Aspiring to take advantage of the lucrative fur trade in the region, William Sublette and Robert Campbell, two experienced traders, established Fort Laramie in 1834. The fort is located on the left bank of the Laramie River about a mile above its junction with the North Platte River. At the time of its establishment, Fort Laramie was the first permanent settlement of white men in the heart of the buffalo country. The name of the fort changed over time. In 1834, it was named Fort William; and in 1841, when the second fort was built, its name was changed to Fort John. All along, Fort Laramie was the most popular name for the place. After the military took over in 1849, this popular name was retained and made official. The name comes from the nearby river, which was named after French trapper Jacques Laramie.
On June 26, 1849, the U.S. Army purchased the post for $4,000 from the American Fur Company, which had acquired it in 1836. The site was ideal for a military post. It was located on the Platte River line of overland march and was widely influential in the fur trade of the region. In addition, the fort was outside the buffalo ranges of the Plains tribes and therefore did not interfere with their major commissary. As overland travel increased rapidly, the U.S. Army recognized the growing importance of the region. The need to protect travelers from Native Americans was a major concern for the military. Following the purchase, the army embarked on a major transformation of the post. At first, old buildings were occupied by the military units, but gradually they were torn down; by 1862 they had been replaced completely with new structures.
The U.S. Army used the fort mainly to aid overland travelers and to control Natives. For travelers, the fort provided supplies, medical care, communication facilities, and other services. The army also improved the trails. Fort Laramie was in many ways an isolated community in the middle of the plains, but for many travelers it functioned as an important landmark of civilization amid wilderness.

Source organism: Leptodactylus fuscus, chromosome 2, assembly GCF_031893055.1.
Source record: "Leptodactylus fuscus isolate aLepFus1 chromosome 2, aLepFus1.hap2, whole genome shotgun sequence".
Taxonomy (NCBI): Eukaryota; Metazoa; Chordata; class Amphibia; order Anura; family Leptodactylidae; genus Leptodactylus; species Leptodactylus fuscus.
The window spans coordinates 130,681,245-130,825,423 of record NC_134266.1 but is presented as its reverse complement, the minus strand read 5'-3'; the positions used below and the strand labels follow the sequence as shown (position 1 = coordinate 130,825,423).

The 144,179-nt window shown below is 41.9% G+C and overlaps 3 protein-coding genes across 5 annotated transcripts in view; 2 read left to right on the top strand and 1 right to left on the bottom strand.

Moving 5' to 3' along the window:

The fort had a significant role in the Indian wars. Many small skirmishes were fought in the vicinity, but Fort Laramie's main function was as a supply station for the soldiers during the northern Plains Indian campaigns. In 1851 and 1868, two major treaties with the northern Plains tribes were signed at the fort. With these treaties, the Natives surrendered most of their claims to the region. The Sioux and Cheyenne campaigns of 1876 and 1877 saw the last major military confrontations with Native Americans in the region.
With the coming of the railroads and increasing settlement, the role of the fort changed. The Union Pacific railway ran 70 miles to the south, and the Chicago Northwestern ran 50 miles to the north; no longer on the main routes of travel, the fort began to decline in importance. In the late 1870s, ranchers and homesteaders moved into the region. At first, the fort served as a supply center and offered protection for many of these settlers; but in 1890, four years after recommendations were made for its abandonment and one year after the decision was reached, the troops marched away from Fort Laramie for the last time.
For nearly 50 years, the fort was allowed to decay. In 1937, Wyoming appropriated funds for the purchase of the former military site and its donation to the federal government. In 1938, the Fort Laramie Historic Site became a unit in the National Park System. The fort has been restored to its 1876 appearance.
Hafen, Le Roy R., and Francis Marion Young. Fort Laramie and the Pageant of the West, 1834-1890. Lincoln: University of Nebraska Press, 1984; Hedren, Paul L. Fort Laramie and the Great Sioux War. Norman: University of Oklahoma Press, 1988; Nadeau, Remi. Fort Laramie and the Sioux. Santa Barbara, CA: Crest, 1997.